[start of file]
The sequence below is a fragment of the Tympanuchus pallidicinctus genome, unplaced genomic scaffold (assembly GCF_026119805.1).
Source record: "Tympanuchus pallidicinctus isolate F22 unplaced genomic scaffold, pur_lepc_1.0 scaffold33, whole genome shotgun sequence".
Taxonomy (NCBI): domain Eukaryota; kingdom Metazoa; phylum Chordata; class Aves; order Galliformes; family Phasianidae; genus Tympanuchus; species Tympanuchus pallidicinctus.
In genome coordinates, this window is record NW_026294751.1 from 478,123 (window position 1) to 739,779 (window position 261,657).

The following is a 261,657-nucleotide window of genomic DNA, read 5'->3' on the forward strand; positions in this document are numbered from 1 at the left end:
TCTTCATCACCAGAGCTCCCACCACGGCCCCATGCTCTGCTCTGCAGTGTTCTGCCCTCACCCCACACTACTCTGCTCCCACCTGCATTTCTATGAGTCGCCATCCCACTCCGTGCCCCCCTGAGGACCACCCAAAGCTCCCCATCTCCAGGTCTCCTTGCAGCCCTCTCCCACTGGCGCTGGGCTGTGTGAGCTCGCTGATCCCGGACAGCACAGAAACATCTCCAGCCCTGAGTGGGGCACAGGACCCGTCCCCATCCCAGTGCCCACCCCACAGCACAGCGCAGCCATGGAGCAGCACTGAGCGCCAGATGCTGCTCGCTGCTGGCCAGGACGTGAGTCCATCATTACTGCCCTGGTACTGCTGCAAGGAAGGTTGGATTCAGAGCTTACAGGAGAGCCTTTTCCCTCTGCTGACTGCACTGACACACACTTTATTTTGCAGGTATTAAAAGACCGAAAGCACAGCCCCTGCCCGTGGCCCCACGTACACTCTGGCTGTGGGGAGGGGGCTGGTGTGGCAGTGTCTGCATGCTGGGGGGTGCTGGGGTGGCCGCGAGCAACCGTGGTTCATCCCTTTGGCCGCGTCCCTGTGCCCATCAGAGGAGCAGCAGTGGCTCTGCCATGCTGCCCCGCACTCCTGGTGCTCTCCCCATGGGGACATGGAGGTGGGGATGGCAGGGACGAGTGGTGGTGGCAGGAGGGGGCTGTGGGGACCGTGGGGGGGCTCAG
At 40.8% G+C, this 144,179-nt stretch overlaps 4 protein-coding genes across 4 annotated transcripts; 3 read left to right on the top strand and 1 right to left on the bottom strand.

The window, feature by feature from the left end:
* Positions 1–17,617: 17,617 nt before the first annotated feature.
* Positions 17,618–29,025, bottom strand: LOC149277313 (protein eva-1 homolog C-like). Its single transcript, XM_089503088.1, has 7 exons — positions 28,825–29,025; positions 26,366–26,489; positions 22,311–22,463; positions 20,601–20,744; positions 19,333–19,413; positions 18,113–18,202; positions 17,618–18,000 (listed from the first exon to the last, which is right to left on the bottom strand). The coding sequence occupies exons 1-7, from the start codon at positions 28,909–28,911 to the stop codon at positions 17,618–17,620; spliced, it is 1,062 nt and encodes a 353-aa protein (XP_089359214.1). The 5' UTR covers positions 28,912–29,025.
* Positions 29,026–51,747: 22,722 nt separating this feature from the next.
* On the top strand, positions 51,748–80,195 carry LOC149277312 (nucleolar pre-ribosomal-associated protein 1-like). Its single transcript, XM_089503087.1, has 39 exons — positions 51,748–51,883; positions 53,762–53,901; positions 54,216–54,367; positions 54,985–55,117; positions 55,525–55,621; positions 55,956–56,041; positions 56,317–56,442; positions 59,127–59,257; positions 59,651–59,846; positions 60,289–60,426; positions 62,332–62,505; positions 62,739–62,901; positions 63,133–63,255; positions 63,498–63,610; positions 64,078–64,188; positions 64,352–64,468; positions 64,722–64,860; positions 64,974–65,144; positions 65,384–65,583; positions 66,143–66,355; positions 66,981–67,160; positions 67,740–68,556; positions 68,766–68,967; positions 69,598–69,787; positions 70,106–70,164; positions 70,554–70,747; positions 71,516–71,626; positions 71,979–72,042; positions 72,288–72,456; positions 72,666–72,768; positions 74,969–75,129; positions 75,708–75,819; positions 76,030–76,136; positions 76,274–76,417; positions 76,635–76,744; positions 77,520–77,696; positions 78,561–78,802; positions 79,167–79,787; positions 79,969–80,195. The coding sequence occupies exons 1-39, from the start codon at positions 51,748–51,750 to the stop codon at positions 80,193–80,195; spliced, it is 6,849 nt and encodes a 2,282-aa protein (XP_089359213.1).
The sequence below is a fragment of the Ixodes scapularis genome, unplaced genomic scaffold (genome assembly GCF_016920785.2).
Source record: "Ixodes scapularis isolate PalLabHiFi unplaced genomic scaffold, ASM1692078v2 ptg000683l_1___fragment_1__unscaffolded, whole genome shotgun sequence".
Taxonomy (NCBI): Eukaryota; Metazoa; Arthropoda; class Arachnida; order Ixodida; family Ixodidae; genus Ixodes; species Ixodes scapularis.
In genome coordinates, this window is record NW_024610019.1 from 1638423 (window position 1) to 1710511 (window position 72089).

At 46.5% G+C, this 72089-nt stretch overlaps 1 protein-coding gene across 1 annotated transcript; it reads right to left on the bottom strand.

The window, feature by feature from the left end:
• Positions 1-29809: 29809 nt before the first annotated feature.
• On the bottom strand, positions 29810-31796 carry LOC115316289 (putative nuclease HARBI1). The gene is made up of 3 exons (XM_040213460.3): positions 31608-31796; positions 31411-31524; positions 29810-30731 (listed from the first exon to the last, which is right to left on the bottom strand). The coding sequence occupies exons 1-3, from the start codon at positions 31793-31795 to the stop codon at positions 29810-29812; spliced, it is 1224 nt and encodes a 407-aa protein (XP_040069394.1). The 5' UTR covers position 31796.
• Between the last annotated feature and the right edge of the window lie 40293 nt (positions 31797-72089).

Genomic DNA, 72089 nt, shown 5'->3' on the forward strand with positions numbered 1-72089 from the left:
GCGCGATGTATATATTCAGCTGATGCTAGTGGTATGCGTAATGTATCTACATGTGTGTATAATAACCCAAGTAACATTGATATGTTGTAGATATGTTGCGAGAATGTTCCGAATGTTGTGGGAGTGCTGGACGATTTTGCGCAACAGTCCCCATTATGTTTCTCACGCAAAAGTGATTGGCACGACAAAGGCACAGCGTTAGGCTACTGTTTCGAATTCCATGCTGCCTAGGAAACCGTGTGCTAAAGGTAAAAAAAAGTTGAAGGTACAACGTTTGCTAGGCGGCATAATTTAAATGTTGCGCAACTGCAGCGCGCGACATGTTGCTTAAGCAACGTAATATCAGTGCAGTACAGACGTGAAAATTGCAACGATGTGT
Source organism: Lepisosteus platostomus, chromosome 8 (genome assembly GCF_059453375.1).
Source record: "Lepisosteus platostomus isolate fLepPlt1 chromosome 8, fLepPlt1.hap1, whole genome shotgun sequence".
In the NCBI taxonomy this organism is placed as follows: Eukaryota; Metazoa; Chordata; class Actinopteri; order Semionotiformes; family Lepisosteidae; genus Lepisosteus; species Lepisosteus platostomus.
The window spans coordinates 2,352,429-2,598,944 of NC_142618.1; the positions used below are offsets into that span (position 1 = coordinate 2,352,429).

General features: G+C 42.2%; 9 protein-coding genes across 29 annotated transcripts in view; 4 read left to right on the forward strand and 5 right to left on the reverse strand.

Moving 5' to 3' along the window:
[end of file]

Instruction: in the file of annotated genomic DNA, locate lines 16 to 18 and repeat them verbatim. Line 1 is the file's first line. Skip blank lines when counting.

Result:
In genome coordinates, this window is record NW_024610019.1 from 1638423 (window position 1) to 1710511 (window position 72089).

At 46.5% G+C, this 72089-nt stretch overlaps 1 protein-coding gene across 1 annotated transcript; it reads right to left on the bottom strand.

The window, feature by feature from the left end: